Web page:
Genetic algorithms are adaptive search algorithms, based upon the principles of evolution and natural selection. A key component of evolution is natural selection. Organisms less suited to their environment tend to die off. Organisms that are more suited to their current environment are most likely to survive. These surviving organisms produce offspring that will have many of the better qualities possessed by their parents. As a result, these children will tend to be “more suited” to their environment. These children will be more likely to survive to mate in future generations. This is analogous to Darwin’s “survival of the fittest” theory, which is also analogous to the complex adaptive system characteristic exhibited by the interactions of the malaria parasites in/at the mosquito mid-gut.

Genetic algorithms possess the ability to search large and complex search spaces to efficiently determine near optimal solutions in reasonable time frames by simulating biological evolution, hence its choice for this work. Furthermore, Genetic algorithms have been successfully applied to determine the optimal path traveled by the traveling salesman in the ‘Traveling Salesman Problem’.

Methods: Technical aspects of the methodology involved the implementation of the Genetic algorithm as an approach to tracking and controlling malaria parasites spread in/at the mosquito mid-gut using the Java Programming language. The Net bean IDE (Integrated Development Environment) 6.5 was used for this purpose. This methodology employed the use a computational programming approach to implement the genetic algorithm in Java Programming language. Modeling the activities of malaria parasites, using agent based models and software was also carried out. Work is still going on in this direction, as a complementary method to tracking their malaria parasites (Plasmodium falciparum) spread within the mosquito mid-gut.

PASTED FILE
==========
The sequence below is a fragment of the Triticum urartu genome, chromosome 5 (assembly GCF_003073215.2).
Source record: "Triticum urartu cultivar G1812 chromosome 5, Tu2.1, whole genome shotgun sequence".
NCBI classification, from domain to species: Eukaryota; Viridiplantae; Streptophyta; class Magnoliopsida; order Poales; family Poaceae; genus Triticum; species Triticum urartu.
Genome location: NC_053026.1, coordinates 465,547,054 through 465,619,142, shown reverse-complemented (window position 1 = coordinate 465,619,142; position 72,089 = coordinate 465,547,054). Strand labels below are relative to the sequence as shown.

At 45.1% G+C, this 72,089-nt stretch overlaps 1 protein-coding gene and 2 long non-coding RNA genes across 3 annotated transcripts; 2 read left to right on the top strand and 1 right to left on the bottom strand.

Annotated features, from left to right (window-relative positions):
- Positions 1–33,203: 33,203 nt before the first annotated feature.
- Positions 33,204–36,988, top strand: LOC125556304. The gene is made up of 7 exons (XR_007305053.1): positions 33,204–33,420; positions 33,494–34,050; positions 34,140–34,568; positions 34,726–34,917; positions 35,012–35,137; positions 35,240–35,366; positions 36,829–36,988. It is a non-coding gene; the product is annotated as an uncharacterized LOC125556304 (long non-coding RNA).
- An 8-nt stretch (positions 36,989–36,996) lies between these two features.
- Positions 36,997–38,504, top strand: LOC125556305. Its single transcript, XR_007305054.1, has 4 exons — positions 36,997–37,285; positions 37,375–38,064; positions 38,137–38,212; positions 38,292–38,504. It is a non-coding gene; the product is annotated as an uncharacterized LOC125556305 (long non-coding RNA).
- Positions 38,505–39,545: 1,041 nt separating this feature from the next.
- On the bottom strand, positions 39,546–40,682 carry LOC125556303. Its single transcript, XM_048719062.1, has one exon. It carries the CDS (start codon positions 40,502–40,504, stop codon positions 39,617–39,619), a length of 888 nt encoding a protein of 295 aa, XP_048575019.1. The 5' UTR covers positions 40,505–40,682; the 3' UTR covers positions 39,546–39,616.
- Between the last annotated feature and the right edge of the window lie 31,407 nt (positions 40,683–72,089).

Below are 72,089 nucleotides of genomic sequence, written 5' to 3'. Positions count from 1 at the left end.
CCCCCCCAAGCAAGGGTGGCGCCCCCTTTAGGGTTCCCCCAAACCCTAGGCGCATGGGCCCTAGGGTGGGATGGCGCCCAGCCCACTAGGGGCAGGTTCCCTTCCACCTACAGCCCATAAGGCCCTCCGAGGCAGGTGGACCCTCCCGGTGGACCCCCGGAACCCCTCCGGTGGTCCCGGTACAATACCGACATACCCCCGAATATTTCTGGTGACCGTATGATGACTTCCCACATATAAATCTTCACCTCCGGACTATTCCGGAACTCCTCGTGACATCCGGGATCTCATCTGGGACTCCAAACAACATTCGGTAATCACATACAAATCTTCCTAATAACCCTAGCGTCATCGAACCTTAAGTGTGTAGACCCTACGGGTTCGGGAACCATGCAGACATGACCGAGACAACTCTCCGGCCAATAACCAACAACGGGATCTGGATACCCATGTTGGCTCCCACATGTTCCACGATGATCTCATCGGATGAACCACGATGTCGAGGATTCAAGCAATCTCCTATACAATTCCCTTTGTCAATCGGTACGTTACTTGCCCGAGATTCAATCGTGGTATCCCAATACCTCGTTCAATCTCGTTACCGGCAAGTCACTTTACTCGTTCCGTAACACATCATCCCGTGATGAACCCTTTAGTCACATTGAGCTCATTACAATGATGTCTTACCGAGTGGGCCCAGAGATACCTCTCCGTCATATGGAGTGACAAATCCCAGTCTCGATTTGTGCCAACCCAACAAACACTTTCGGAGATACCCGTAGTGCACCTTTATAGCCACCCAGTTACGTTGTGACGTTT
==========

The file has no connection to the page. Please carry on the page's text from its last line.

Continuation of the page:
Preliminary results obtained showed (i) the possibility of tracking and obtaining the optimal path traveled by malaria parasites from one stage to the other, thus, providing opportunity to attack the parasites before they reach their final stage of maturity for onward transmission.(ii) the possibility of monitoring the velocity of propagation of the malaria parasites as they travel through the mosquito mid-gut, thus providing opportunity for slowing down their speed.

A Java programming approach of the dynamic interactions of malaria parasites (as agents) with their environment as a means of slowing down velocity of propagation of the parasites and ultimately achieving transmission blocking


Figure 1. Flow diagram of the process

Figure 2. Representative result of the distribution of bulk hydrophobicity for Alanine using a data base of 64 proteins (A) and 7656 structures (B).


Figure 3. Schematic Representation of the Mean Bulk Hydrophobicity for the 20 amino acid residues.

some graph.pdf

Table 1. <hf> coefficients for each amino acid residue considering their structural class and their redundancy.



It is possible to gain insight towards achieving transmission blocking of malaria parasites within the mosquito mid-gut by applying the knowledge of high-level programming and computational concepts like Agent based model.


Osta , A.M, Christophides G. K., Vlachou D., and Kafatos F.C.,(2004), Innate immunity in the malaria vector Anopheles gambiae: comparative and functional genomics, The Journal of Experimental Biology,207,2552-2563